HR: It differs from season to season – but brand-name recognition helps.
M: Who is the typical Park customer?
HR: It’s our philosophy to be open to a variety of styles, people, products, ages. That said, many of our clients are interested in culture, arts and music, a lot have connections to theatre, art, architecture, advertising, the film industry.
M: Do you offer any special services for your important customers?
HR: Delivery to their home or hotel; appointments with their favourite shop assistant; reservations; information about the arrival of their favorite collections; first choice at the beginning of the sales.
M: Do you work with designers on limited-edition pieces?
HR: Yes – we do Christmas T-shirts with local designers every year and we’re planning to intensify this.
M: What are the best things about being a fashion buyer?
HR: Travelling to Paris four times a year. Networking with interesting people; being the first to see the influences on how people will look and therefore how “the world” will look. Keeping an eye on the arts scene.
M: And the worst?
HR: Never having enough time to discover new designers. In a good season, trying to stay within budget. In a bad season, buying enough goods for the store.
M: Why the name?
HR: We wanted a name that would symbolise the shop’s philosophy: like a park, it’s open to different kinds of people, ages, velocities, affections. It’s also open to different kinds of good design.
Park, Mondscheingasse 20, Vienna, Austria; www.park.co.at
Established in 1976, Japan’s famous “concept” department store now has more than 60 branches. Its menswear offering is distinctively preppy but buyers here know that Tokyoites demand attention to detail; the thrill is all in the understated emblem on a sweater or the unusual trim on an Ivy League jacket. Hiroshi Kubo, creative director of menswear, started at Beams in an after-school job in 1981. After graduating from university in 1984 he joined full time.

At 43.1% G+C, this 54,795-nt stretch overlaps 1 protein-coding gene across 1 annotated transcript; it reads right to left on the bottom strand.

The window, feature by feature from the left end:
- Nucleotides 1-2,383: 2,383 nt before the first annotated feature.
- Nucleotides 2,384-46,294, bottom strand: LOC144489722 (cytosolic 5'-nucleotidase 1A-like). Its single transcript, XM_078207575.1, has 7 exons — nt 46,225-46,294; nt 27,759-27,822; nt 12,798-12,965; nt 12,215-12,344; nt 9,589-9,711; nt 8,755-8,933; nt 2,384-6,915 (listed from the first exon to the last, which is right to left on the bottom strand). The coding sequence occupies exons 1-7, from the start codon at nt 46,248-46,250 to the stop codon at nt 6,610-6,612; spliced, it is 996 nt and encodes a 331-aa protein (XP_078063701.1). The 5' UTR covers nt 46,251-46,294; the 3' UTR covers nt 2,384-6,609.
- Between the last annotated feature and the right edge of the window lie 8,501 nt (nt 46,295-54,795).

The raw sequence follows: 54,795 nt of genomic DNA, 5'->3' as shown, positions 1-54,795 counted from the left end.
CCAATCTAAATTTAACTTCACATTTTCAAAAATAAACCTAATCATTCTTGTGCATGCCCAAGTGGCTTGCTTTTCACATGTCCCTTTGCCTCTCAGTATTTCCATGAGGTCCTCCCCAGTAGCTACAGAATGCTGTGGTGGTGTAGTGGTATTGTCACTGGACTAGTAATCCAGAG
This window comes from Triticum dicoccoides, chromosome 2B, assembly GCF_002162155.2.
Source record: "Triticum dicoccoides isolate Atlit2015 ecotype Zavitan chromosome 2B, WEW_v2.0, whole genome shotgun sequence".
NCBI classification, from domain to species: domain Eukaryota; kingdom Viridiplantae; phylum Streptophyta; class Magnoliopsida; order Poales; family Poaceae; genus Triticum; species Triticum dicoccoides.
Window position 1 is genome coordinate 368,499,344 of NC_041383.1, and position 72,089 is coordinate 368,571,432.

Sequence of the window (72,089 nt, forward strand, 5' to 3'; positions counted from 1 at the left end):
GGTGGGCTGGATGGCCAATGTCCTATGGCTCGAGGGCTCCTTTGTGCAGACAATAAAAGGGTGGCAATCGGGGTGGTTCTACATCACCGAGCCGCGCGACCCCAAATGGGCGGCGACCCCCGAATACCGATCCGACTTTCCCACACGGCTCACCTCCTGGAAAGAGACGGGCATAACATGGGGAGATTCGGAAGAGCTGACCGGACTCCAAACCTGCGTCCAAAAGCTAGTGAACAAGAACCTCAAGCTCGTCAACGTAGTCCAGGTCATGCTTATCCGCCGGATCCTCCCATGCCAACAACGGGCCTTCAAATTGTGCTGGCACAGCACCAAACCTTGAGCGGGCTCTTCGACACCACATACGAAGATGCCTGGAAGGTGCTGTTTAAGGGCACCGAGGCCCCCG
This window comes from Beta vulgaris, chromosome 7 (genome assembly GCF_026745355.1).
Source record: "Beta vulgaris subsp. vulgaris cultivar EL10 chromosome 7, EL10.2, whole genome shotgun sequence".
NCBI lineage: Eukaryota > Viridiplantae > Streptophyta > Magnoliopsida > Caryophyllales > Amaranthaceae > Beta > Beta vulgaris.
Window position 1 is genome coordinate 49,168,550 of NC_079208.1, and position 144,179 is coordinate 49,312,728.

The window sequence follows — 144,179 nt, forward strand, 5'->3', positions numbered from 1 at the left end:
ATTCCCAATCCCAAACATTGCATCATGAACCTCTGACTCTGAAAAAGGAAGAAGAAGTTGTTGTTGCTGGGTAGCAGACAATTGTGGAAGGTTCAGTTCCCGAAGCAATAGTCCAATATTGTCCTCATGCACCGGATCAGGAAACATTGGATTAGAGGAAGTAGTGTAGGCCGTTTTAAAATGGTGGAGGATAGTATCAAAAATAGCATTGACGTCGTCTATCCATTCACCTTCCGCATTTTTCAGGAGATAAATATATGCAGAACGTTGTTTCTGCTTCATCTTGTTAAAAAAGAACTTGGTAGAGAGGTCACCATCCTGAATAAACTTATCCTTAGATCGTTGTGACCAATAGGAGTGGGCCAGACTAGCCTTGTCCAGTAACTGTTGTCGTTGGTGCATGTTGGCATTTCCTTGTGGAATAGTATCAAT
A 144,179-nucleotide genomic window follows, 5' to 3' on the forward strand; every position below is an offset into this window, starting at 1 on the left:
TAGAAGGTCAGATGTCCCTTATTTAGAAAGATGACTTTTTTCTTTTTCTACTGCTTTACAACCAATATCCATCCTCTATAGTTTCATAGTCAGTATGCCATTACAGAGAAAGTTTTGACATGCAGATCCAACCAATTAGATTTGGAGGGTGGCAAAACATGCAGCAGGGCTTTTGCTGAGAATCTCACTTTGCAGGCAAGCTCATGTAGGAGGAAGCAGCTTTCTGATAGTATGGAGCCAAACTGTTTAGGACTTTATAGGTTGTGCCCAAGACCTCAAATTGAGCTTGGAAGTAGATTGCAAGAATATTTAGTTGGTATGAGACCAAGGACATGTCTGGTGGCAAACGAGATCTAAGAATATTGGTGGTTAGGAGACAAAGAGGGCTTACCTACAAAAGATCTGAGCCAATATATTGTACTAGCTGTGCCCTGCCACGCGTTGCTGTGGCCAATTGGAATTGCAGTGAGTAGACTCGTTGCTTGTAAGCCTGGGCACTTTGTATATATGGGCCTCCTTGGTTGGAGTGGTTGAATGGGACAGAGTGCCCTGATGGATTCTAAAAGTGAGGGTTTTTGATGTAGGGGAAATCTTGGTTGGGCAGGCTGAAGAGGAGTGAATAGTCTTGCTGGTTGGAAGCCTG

Monocle: What brands have had the longest association with Beams?
Hiroshi Kubo: Levi’s, Adidas, Nike, Alden, Schott, Redwings, St James, Clarks, Porter, John Smedley…
M: How would you describe the style of the menswear brands at your shop?
HK: It’s very hard to categorise each style, but the majority can be described as classic, Ivy and preppy. The basis is always classic and authentic, then we add today’s trends and avant-garde tastes as colouring.
M: And how would you describe the general style of the accessories?
HK: Accessories only add detail to the outfit, so they shouldn’t stand out too much. But add some accessories to authentic and simple jeans, trousers and shirts and they can create great results. For example, with a ribbon belt, you get a preppy style. But with a studded belt, you add some rock flavour.
M: How do you source your collections?
HK: Fashion shows, private contacts, appointments, fairs… everything.
M: What trends have you bought for spring?
HK: I see the trend as “clean” – it’s moved from the grungy rock taste of the West Coast to the clean, preppy style of the East Coast.
M: Can you describe the typical Beams customer?
HK: Conservative but sensitive to the time and trend.
M: Do you offer any special services to important customers?
HK: We send out sales and events information to Beams Club Members (customers who have a Beams Card), but we value every customer.
M: What is the average spend by one of your regular customers?
HK: It depends on each shop, since we have a wide range of shops.
M: What are the best and worst things about your job?
HK: The best is that I’m always dealing with my favourite thing – fashion. I also meet lots of people. The worst is that I buy too many clothes. There’s nothing worse than that, as I’m doing what I love.
M: In what way is Beams a typically Japanese fashion boutique?
HK: We serve the needs of our customers, who are mostly Japanese. But it’s a global brand, as our attitude absorbs everything “good” from all over the world and introduces that to our customers.
Beams, 1-15-1 Jinnan, Shibuya-ku, Tokyo, Japan; www.beams.co.jp